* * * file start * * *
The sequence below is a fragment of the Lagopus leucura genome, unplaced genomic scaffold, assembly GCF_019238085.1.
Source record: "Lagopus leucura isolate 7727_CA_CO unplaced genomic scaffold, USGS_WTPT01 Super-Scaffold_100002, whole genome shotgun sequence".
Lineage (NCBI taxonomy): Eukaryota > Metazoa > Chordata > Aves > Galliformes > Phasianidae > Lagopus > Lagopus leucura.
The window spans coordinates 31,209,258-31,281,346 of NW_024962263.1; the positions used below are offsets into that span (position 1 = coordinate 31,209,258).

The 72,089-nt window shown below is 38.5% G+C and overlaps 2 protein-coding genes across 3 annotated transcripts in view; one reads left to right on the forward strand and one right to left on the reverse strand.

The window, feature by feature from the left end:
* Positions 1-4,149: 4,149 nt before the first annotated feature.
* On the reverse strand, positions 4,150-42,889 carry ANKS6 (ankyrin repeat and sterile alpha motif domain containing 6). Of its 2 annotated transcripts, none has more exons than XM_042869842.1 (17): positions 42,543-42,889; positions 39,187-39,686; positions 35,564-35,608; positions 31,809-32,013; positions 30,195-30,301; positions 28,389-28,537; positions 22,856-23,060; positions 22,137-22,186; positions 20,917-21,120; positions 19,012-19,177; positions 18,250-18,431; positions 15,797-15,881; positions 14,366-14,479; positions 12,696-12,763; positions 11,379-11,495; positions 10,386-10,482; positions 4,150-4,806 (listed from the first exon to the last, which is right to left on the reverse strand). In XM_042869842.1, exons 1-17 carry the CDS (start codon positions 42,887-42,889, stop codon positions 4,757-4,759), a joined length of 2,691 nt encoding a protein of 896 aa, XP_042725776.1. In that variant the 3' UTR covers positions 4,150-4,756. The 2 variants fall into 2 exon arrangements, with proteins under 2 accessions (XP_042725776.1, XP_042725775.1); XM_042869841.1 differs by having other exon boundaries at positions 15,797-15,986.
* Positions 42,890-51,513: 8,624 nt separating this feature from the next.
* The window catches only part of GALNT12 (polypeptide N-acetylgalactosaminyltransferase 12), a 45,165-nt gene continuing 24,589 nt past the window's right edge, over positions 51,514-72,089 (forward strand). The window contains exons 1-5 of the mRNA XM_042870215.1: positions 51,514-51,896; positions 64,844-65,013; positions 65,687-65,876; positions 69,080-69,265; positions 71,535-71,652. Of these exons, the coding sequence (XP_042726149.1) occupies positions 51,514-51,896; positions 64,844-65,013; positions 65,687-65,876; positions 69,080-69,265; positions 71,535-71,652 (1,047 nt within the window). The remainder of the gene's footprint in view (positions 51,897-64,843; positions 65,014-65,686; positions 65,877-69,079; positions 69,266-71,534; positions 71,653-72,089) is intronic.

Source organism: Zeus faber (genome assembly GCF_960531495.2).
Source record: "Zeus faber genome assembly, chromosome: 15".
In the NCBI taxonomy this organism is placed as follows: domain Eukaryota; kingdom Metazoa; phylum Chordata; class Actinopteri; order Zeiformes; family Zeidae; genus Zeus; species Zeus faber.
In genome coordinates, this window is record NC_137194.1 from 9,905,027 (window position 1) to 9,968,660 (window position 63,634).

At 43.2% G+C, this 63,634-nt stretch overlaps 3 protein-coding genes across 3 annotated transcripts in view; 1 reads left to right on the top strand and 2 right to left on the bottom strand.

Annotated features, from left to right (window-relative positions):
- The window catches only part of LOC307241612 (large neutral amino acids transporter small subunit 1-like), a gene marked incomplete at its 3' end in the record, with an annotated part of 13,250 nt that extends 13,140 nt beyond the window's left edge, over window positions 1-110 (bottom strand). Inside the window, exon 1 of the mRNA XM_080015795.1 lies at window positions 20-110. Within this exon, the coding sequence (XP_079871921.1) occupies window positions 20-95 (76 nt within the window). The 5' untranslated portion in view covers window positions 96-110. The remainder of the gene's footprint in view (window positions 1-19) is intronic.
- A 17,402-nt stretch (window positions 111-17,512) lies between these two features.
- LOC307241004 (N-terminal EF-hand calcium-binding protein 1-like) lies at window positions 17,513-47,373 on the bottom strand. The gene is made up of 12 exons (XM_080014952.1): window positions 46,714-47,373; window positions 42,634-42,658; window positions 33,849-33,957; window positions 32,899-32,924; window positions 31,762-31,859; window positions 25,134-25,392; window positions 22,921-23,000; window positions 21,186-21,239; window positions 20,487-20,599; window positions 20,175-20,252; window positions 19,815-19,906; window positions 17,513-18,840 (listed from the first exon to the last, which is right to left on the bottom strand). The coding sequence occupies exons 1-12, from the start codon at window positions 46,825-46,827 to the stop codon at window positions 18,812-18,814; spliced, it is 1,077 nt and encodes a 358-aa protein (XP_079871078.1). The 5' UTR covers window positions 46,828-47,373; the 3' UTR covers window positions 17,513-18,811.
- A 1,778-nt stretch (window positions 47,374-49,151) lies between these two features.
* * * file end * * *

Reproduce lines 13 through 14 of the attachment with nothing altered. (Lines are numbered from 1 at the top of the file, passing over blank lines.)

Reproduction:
In the NCBI taxonomy this organism is placed as follows: domain Eukaryota; kingdom Metazoa; phylum Chordata; class Actinopteri; order Zeiformes; family Zeidae; genus Zeus; species Zeus faber.
In genome coordinates, this window is record NC_137194.1 from 9,905,027 (window position 1) to 9,968,660 (window position 63,634).